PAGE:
Alexander McCall Smith joins Faculty of Advocates
News - date posted 28/03/10
Alexander McCall Smith, the best-selling Scots author, has become a member of the Faculty of Advocates.
Professor McCall Smith is read world-wide, particularly for his No 1 Ladies' Detective Agency stories,
and has also enjoyed a distinguished academic career leading to his appointment as Emeritus Professor of
Medical Law at the University of Edinburgh. He will become a non-practising member of Faculty.
He was called to the Bar during a formal ceremony at Parliament House in Edinburgh.
The Professor already has a family link with the Faculty with a relative, Anne McCall Smith, having been
admitted in 1951. She was one of the earliest woman members of the Scottish Bar.
He also follows in the footsteps of other members of Faculty, such as Scott, Boswell, Cockburn, Jeffrey
and Stevenson, who gained distinction in the literary world.
Professor McCall Smith said: "I am delighted to be joining, on a non-practising basis, so distinguished
a body as the Faculty of Advocates. Scotland is immensely fortunate to have such a fine organisation as
this and I am very honoured to be joining its ranks."
Richard Keen QC, Dean of the Faculty of Advocates, said: "I am sure all members will join with me in
welcoming such a distinguished addition to Faculty membership as Professor McCall Smith.
"His work as a prolific and popular author is, of course, well known; perhaps less so his achievements
as an academic lawyer who has made a significant contribution to the disciplines of medical law and
criminal law over many years.
"Professor McCall Smith first applied for Faculty membership in 1981 but because of other professional
commitments at the time was unable to follow that through. I am pleased that he has now been able to bring
that ambition to fruition."
Alexander McCall Smith was born in Bulawayo in what was then Southern Rhodesia in 1948, studied law at
the Edinburgh University, where he graduated with a First Class Honours degree and returned to teach law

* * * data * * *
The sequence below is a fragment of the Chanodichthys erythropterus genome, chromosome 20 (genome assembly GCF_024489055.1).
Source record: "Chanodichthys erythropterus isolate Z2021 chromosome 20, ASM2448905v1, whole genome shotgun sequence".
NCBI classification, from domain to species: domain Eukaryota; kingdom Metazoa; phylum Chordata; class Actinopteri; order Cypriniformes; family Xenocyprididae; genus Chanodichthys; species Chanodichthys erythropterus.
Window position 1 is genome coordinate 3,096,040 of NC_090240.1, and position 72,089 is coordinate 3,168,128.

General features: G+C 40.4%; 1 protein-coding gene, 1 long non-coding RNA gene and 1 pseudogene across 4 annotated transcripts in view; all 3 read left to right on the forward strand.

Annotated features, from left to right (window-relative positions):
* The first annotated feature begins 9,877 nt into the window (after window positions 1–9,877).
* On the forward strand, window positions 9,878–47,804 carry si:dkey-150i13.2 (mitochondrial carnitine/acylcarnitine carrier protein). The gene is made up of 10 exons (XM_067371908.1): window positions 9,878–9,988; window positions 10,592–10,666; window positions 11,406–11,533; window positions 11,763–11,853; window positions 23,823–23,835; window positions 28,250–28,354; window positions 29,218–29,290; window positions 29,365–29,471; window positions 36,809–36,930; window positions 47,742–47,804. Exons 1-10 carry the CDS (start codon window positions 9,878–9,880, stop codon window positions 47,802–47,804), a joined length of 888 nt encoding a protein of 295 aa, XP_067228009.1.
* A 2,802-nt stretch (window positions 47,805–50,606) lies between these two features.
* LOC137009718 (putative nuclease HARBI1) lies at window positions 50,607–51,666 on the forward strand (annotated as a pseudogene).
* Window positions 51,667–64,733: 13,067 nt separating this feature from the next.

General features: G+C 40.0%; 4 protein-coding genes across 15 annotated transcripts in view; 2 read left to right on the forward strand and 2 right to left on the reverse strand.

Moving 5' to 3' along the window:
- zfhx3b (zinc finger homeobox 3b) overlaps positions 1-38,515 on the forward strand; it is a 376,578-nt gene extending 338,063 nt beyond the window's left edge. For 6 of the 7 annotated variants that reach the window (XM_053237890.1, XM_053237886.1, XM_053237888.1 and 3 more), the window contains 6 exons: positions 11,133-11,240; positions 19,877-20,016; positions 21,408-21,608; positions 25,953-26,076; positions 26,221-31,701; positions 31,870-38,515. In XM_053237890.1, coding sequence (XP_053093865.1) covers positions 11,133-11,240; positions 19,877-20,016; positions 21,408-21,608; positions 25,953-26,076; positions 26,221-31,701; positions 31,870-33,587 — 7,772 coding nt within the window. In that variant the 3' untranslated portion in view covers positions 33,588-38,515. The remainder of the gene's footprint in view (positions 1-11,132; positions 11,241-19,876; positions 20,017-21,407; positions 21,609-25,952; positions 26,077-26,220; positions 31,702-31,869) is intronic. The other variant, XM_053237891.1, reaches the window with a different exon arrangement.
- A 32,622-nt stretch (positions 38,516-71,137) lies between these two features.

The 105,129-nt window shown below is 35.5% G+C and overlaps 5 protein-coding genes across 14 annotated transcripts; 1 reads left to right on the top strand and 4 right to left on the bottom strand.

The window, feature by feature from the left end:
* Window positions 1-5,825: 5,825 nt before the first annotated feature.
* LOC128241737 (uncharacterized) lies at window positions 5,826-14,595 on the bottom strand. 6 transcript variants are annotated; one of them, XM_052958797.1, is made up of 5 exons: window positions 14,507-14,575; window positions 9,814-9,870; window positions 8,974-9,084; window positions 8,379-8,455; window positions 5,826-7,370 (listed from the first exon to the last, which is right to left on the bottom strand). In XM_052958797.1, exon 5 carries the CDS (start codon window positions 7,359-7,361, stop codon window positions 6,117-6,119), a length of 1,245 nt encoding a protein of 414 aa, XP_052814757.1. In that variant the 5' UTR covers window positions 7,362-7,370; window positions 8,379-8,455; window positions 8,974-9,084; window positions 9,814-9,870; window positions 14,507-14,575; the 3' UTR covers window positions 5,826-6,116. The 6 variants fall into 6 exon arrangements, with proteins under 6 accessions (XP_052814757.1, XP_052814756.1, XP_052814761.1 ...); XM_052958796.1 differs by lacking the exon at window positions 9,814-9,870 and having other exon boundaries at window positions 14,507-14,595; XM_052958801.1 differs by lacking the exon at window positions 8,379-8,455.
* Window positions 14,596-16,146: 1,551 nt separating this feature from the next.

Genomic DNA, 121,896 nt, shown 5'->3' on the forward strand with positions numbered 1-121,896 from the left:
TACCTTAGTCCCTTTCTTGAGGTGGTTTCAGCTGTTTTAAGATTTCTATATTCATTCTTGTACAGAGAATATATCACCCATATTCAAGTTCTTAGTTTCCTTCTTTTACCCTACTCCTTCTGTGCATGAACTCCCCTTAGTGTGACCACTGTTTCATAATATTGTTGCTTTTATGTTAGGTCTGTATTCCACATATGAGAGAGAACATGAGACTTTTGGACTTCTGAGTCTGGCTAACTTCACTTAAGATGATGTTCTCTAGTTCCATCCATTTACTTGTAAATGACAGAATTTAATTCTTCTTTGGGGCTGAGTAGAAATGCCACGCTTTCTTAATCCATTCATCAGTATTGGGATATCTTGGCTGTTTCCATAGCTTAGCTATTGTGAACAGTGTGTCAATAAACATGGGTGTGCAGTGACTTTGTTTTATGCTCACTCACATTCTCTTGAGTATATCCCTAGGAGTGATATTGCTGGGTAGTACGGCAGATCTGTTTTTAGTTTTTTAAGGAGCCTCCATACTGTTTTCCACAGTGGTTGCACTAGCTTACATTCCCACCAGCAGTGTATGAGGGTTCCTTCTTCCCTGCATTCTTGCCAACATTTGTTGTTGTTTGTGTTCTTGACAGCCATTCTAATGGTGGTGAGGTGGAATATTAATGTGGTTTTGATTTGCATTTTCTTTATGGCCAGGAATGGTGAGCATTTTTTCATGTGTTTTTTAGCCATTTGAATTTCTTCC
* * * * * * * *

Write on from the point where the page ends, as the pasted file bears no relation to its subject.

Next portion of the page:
at the University of Botswana.
On his return to Scotland he became Professor of Medical Law at Edinburgh University where the Law
Faculty has traditionally maintained close links with the Faculty of Advocates.
He is a former chairman of the British Medical Journal Ethics Committee, ex vice-chairman of the UK's
Human Genetics Commission and a former member of UNESCO's International Bioethics Commission.
In the 2006 New Year's Honours list he was awarded the CBE for services to literature and the following
year received the honorary degree of Doctor of Laws at a ceremony to celebrate the 300th anniversary of
the School of Law at Edinburgh University.
He is a Fellow of the Royal Society of Edinburgh and an Honorary Fellow of the Royal College of
Physicians in Edinburgh.
Best known for the No 1 Ladies' Detective Agency series featuring Precious Ramotswe, Professor McCall
Smith is the author of many other books including the Isabel Dalhousie Mysteries, the 44 Scotland
Street Series and numerous children's books.
His latest work Precious and the Puggies tells the story of Precious Ramotswe's first case and appears
in Scots for a year before it is translated into English.
The No 1 Ladies' Detective Agency series has already been translated into 44 other languages with
worldwide sales of 20 million.
His academic works include Law and Medical Ethics (with J. Kenyon Mason), Butterworth's Medico-Legal
Encyclopaedia (also with J Kenyon Mason) the Criminal Law of Botswana, Scots Criminal Law
(with David Sheldon) and Errors, Medicine and the Law (with Alan Merry). He also contributed
to a Draft Criminal Code for Scotland.
Alexander McCall Smith is also an amateur bassoonist and co-founder of the Really Terrible Orchestra.
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